The applicant acknowledges that the exact composition of each human CPC population may vary depending on differences between patients and on cell culture effects but does not clarify how a consensus phenotypic profile will be defined. Reviewers expressed concern that gene transduction efficiency and the cell product’s efficacy and safety might all be influenced by the anticipated variability in cellular phenotype and urged that product composition needs to be defined before other pre-clinical studies, such as studies into the interaction between the cells and the delivery catheter, can be performed. In order to overcome variability amongst different cell preparations, the applicant discusses using various markers to facilitate selection of efficacious human CPC populations but does not specify if antibodies will ultimately be used to enrich a specific subpopulation from the biopsy. If so, the plan lacks the development of such antibodies and corresponding sorting technologies suitable for human use. Similarly, the proposed viral construct has not yet been assembled, and critical regulatory hurdles related to viral construct use were not adequately addressed. Overall, reviewers identified a lack of a comprehensive regulatory strategy and described milestones as vague with no hard endpoints.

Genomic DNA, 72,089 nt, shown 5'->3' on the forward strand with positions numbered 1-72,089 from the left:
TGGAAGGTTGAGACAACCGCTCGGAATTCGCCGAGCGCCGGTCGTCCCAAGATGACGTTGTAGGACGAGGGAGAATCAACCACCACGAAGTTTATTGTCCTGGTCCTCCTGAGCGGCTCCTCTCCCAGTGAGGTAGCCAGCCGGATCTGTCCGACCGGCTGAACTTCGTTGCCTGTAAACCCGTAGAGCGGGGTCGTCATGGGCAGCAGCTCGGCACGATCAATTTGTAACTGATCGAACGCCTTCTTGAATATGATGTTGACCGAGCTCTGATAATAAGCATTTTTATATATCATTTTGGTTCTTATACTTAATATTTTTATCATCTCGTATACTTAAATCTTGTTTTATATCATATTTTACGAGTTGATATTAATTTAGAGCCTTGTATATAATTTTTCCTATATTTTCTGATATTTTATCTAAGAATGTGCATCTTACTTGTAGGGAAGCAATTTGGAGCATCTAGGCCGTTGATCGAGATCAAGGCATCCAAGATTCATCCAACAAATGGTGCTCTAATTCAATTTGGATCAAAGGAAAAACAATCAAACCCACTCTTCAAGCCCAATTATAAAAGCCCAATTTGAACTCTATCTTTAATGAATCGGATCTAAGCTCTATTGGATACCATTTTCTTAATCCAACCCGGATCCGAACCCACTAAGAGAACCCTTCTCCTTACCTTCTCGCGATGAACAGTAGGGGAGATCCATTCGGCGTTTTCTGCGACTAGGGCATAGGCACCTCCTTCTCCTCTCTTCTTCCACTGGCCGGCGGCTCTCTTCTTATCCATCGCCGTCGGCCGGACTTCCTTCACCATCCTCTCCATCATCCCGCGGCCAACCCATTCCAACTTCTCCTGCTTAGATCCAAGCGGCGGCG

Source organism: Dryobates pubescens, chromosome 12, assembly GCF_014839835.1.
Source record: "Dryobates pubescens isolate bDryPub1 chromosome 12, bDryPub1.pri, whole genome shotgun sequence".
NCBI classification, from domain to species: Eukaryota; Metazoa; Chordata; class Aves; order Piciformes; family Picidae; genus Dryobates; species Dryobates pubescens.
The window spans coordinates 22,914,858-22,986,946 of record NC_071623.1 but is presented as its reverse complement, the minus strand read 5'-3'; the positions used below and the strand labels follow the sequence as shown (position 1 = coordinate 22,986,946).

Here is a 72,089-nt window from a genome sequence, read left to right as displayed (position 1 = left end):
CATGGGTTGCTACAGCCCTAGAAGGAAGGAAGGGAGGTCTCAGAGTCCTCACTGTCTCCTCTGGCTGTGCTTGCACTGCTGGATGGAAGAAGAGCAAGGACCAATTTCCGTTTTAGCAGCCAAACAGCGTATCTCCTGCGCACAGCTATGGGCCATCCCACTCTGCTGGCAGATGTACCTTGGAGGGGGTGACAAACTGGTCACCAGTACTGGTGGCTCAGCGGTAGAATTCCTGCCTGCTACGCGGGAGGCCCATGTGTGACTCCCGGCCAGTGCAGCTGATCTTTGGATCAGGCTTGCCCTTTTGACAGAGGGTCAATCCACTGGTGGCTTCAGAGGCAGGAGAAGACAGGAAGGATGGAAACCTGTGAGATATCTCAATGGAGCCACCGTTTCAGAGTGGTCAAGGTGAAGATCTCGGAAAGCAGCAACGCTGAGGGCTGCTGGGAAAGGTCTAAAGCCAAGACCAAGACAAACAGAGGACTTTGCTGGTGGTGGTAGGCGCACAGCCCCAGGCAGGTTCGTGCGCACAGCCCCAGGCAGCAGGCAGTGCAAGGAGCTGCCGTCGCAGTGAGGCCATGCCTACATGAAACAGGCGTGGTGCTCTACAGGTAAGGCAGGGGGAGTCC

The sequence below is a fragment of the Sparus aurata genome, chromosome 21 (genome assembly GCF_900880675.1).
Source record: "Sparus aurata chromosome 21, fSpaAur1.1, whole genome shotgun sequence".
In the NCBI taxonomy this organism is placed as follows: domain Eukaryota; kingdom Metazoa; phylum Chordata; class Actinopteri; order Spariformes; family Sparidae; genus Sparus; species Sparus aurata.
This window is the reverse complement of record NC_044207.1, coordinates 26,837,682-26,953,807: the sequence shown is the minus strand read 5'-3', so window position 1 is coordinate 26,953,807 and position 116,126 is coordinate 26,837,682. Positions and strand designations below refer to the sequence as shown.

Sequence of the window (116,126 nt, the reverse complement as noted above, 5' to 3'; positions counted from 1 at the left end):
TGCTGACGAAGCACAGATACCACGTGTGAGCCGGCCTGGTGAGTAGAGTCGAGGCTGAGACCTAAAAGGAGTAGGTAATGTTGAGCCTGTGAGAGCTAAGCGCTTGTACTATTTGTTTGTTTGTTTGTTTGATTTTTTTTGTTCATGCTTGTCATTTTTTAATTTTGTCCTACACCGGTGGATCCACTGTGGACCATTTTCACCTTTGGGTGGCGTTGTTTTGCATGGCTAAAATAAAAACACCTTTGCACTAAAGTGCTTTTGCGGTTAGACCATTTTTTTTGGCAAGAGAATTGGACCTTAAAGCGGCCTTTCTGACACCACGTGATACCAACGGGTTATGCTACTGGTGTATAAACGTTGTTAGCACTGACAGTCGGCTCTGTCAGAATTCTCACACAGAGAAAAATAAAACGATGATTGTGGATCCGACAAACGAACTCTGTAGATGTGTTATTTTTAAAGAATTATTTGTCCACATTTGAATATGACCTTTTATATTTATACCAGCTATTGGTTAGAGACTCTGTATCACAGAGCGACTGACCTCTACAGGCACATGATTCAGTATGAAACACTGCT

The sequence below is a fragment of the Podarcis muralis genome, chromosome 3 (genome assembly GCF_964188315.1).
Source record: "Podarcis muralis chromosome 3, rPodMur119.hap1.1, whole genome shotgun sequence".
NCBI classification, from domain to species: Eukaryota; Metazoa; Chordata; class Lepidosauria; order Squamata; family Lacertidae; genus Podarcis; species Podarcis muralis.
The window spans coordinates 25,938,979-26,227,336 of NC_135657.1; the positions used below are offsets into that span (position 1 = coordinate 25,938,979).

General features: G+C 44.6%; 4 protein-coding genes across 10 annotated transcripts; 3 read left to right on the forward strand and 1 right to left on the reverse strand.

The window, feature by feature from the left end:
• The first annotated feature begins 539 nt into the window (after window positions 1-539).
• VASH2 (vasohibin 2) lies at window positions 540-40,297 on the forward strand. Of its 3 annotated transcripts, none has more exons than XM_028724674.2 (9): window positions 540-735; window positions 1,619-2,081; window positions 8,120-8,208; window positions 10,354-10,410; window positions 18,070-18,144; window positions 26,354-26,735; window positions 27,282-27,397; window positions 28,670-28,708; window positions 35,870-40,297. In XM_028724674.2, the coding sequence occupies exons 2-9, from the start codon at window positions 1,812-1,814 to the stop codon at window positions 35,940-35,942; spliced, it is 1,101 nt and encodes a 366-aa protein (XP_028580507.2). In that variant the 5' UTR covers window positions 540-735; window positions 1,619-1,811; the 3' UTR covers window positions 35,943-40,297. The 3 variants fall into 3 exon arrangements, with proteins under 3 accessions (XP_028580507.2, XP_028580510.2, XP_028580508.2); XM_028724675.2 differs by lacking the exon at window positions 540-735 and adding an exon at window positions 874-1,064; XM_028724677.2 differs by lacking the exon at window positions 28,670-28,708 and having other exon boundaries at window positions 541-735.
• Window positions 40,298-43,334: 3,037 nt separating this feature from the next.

Reviewers were further uncertain whether human heart biopsies could be obtained for development purposes when patients will receive no potential clinical benefit. Occasionally, the applicant refers to CPC cell lines for development work, but does not describe how they relate to the primary cultures envisioned for use as the therapeutic product. The applicant acknowledges that patients with diseased hearts may not contain as many CPCs as normal individuals and proposes to explore this issue during the early stage of the grant period. Thus, the feasibility of recovering the therapeutic cells from the target population is apparently unknown at present. Given these issues, reviewers doubted that filing a successful IND in 4 years would be possible.